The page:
How Do You “Celebrate” Agriculture?

The week of March 17-23 has been declared National Agriculture Week. As part of the festivities, you may have celebrated National Agriculture Day on March 19. The events surrounding National Agriculture Week are part of a nationwide effort focused on telling the true story about American agriculture, while reminding citizens that agriculture is important to everyone. One of our readers asked how we think that Ag Day and Ag Week should be celebrated. The first answer that comes to mind involves suggesting that everyone seek hearty helpings of bacon and a satisfying pork chop. However, taking things a bit further, we would also like to thank our pork producer readers for doing their part to produce a safe, affordable (and extremely tasty) product.

The week of March 17-23 has been declared National Agriculture Week. As part of the festivities, you may have celebrated National Agriculture Day on March 19. The events surrounding National Agriculture week are part of a nationwide effort focused on telling the true story about American agriculture, while reminding citizens that agriculture is important to everyone. One of our readers asked how we think that Ag Day and Ag Week should be celebrated. The first answer that comes to mind involves suggesting that everyone seek hearty helpings of bacon and a satisfying pork chop. However, taking things a bit further, we would also like to thank our pork producer readers for doing their part to produce a safe, affordable (and extremely tasty) product.

While pondering the important role that agriculture has played in the development of the United States, it is interesting to note that, according to John Grey, director of the Smithsonian Institution’s National Museum of American History, in Thomas Jefferson’s time, 96% of Americans were farmers. Today that number is less than 2% of the population. Despite the drop, productivity has skyrocketed and agriculture has evolved into a technology-driven profession. According to a 2009 report on the economic impact of animal agriculture, the livestock production industry supports 1,818,843 jobs. The impact on household income across the nation is about $41 billion. Animal agriculture contributes more than 5% of the gross state product in over a dozen states. In 2009, $10 billion was paid in income taxes related to animal agriculture. Those are impressive figures!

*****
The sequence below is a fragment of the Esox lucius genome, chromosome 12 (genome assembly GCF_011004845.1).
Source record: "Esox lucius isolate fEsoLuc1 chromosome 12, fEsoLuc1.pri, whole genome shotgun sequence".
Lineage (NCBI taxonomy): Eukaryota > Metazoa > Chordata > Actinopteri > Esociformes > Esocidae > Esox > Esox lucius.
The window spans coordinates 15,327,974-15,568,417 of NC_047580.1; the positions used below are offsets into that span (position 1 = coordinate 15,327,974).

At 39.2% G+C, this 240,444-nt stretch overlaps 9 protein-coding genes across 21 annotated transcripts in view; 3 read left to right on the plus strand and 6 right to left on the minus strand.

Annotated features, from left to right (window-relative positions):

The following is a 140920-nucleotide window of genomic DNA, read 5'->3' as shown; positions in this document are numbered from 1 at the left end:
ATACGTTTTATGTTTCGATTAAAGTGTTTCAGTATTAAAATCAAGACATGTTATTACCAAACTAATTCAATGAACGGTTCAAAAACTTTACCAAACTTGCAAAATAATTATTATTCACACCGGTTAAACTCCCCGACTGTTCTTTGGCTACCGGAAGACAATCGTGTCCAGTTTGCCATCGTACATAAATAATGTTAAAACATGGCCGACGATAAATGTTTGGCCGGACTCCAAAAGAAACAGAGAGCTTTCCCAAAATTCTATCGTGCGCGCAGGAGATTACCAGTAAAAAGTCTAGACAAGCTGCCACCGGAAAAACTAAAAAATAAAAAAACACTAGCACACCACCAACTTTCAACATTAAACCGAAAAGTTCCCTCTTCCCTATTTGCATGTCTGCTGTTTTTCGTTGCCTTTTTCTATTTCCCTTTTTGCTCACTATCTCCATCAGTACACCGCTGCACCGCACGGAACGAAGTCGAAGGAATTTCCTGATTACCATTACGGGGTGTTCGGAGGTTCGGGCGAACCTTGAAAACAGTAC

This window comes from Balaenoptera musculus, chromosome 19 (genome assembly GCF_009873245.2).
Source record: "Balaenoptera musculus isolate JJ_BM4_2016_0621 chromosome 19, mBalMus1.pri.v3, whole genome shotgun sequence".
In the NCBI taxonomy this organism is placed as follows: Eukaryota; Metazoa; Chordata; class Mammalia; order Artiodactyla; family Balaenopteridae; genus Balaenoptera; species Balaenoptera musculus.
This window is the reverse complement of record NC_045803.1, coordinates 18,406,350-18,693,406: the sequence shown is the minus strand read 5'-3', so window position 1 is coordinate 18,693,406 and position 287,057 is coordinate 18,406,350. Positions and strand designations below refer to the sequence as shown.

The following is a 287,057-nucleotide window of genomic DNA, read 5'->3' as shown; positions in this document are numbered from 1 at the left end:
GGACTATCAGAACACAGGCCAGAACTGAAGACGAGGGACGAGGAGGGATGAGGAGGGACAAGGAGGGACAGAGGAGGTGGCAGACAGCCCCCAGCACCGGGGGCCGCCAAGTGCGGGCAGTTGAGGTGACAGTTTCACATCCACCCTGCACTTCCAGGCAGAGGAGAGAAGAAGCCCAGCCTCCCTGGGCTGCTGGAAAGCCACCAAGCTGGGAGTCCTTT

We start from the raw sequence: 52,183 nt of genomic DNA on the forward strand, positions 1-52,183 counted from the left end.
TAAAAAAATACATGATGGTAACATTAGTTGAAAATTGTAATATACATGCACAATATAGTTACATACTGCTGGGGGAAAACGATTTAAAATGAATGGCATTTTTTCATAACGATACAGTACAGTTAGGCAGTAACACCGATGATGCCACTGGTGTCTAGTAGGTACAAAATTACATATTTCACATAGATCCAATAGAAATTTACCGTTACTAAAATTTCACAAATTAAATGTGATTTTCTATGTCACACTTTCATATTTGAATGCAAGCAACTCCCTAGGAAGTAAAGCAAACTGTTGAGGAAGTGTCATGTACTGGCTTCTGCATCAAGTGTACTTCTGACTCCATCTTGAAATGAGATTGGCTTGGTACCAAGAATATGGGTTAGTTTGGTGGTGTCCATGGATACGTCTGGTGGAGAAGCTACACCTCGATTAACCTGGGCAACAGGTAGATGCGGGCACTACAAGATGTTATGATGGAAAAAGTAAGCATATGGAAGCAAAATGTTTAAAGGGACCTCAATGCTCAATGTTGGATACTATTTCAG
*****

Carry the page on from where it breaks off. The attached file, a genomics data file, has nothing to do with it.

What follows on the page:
And yet, even with that kind of impact and an ample supply of easily available, affordable food, many consumers have no idea where that food actually comes from. As part of the National Agriculture Day and Agriculture Week effort, many farmers and people involved in the food production industry have been working to spread the great news about our food. Smithfield Foods invited the public to learn more about how pigs are raised by offering a series of pork production videos online on their YouTube channel. The series is entitled, “Taking the Mystery out of Pork Production.”

 

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The American Meat Institute (AMI) is also seeking to provide information for consumers. During Agriculture Week, AMI promoted the newest video added to the “Meat Mythcrushers” Web site. AMI points out that even though the recent drought has raised the price of meat, the overall percentage of their income that Americans spend when making their meat purchases is still better than in the past. According to AMI, 21% of the U.S. grocery budget is spent on meat. The Meat Mythcrusher series includes more than 20 videos and has accumulated more than 28,000 views on YouTube since its launch in 2011. All of the videos are available at http://www.meatmythcrushers.com/.

Did you do anything to celebrate National Ag Week? What do you wish consumers knew about how their food is produced? Share your thoughts in the comment section below, or email lora.berg@penton.com. Thank you, farmers! Happy Ag Week!

 

 

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